Cullin-1 and -2 Protein Expression in Colorectal Cancer: Correlation with Clinicopathological Variables.
The cullin (CUL) family of proteins is involved in the ubiquitin/mediated degradation of proteins, regulating cell proliferation, cell-cycle control, migration, invasion and metastasis in the process of tumor progression. The aim of the present study was to examine if there is any correlation between the immunohistochemical (IHC) expression of Cullin-1 and -2 proteins in colorectal cancer tissue specimens with several clinicopathological variables.Between January 2012 and December 2014, 96 consecutive adenocarcinoma patients were submitted to oncological colectomy, as the first therapeutic option, with a curative intent. CUL-1 and -2 protein expression was examined with IHC on paraffin-embedded tissue sections. CUL-1 and -2 protein positivity, was correlated with patients' age, gender, stage, histological grade, proliferative capacity (Ki-67 labeling index) and mutant p53 protein expression. The positivity for CUL-1, CUL-2, mutant p53 protein and Ki-67 index, was determined by the percentage of their IHC expression in the total number of cancer cells.Choosing as a cut-off point for CUL-1 positivity the 10%, a statistically significant relationship of the expression of the mutant p53 protein (p=0.04) and the co-expression of CUL-2 (p=0.003) were noticed. By setting the cut-off limit for CUL-2 expression to 10%, no statistically significant differences were observed between its expression and the examined clinicopathological variables. However, by increasing the cut-off limit for CUL-2 expression to 30%, a statistically significant correlation of its expression to the mutated p53 protein was noticed (p=0.047). Co-expression of CUL-1 and -2 in more than 10%, significantly correlated to the coexistence of adenomatous polyps along the large bowel (p=0.0329). Multivariate analysis of CUL-1 and -2 co-expression in more than 10% disclosed their expression as an independent factor for adenomatous polyps development in the large bowel (p=0.035, RR=2.1).CUL-1 overexpression may happen early in the process of carcinogenesis mainly affecting the vulnerable p53(+) large bowel cells, arresting them in the G1 phase of cell-cycle, while it may also induce the expression of CUL-2. Co-expression of CUL-1 and CUL-2, in the arrested (in G1 phase) large bowel cells, promotes carcinogenesis up to adenomatous polyp formation. Since no relationship between cullins expression and development of cancer on adenoma was found, the results of the present study may be useful explaining the initiation but not the progression of carcinogenesis in colorectal cancer. Further molecular and clinical studies are needed in order to delineate the clinical importance of these proteins in the management of colorectal cancer patients.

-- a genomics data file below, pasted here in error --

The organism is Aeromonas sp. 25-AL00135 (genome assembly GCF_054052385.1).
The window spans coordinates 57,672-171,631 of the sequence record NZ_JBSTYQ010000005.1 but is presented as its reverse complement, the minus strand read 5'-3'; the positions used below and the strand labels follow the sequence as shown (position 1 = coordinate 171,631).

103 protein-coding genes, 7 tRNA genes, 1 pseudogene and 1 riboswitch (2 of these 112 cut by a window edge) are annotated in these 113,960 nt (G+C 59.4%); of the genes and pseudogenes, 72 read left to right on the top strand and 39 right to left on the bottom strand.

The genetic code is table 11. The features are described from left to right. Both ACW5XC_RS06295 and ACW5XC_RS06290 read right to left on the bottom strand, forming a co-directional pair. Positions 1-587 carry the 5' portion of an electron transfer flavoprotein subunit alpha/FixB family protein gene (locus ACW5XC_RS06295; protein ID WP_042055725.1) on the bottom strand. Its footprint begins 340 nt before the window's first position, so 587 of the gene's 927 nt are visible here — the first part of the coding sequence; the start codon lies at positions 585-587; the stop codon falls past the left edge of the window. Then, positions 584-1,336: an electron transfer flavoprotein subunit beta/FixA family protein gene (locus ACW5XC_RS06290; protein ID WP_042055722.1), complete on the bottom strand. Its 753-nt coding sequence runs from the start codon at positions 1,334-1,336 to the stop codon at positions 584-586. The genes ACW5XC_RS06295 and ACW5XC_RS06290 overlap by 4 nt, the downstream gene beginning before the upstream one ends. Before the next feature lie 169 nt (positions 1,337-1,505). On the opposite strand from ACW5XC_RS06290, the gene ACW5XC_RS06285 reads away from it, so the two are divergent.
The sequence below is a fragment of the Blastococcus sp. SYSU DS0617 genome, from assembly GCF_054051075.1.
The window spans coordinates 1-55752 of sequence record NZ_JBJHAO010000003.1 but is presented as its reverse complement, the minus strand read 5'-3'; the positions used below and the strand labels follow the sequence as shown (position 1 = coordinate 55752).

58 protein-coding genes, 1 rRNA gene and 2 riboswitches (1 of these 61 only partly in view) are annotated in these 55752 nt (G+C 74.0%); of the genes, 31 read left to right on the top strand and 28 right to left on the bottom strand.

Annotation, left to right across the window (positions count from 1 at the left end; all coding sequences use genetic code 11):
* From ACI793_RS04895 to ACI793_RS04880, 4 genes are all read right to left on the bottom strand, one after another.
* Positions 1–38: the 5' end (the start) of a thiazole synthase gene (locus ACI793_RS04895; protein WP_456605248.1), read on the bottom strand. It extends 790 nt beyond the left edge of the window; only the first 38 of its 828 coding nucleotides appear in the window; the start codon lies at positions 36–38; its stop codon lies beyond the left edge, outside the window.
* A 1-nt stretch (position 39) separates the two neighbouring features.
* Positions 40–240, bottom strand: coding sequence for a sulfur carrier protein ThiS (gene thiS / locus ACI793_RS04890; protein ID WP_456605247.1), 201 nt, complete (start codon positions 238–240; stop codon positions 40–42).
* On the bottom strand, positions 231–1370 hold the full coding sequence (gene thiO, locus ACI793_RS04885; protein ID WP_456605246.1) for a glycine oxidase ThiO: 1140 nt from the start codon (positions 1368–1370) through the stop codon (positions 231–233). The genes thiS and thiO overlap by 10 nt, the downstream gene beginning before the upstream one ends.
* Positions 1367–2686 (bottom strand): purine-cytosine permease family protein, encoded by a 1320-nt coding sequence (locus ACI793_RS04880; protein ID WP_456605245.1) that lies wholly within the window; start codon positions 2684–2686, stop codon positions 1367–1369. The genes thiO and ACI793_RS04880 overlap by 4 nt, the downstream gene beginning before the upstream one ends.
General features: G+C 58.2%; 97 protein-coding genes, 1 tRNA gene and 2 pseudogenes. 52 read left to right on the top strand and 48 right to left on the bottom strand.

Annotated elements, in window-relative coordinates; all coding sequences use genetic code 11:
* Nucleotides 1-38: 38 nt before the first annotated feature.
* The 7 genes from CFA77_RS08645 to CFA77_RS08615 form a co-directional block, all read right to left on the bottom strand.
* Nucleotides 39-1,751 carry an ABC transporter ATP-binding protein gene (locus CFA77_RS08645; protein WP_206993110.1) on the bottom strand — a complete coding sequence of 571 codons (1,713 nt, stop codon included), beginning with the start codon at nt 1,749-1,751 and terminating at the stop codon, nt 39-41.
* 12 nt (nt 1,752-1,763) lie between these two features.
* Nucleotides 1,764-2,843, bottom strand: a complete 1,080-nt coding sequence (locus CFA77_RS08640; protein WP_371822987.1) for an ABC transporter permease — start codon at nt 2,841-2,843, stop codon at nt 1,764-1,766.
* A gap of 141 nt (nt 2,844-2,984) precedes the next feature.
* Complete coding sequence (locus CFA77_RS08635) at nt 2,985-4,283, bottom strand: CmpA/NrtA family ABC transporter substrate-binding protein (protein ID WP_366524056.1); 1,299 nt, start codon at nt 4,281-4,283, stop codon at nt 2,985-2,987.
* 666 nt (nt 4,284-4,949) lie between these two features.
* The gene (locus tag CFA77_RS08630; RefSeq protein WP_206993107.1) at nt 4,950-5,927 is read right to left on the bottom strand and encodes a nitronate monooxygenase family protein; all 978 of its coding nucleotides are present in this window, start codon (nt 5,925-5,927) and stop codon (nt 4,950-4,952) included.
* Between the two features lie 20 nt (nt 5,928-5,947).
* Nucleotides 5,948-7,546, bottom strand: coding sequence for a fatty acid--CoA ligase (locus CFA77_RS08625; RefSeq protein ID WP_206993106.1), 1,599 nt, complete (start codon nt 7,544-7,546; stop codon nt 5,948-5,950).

Michail, O; Moris, D; Theocharis, S; Griniatsos, J
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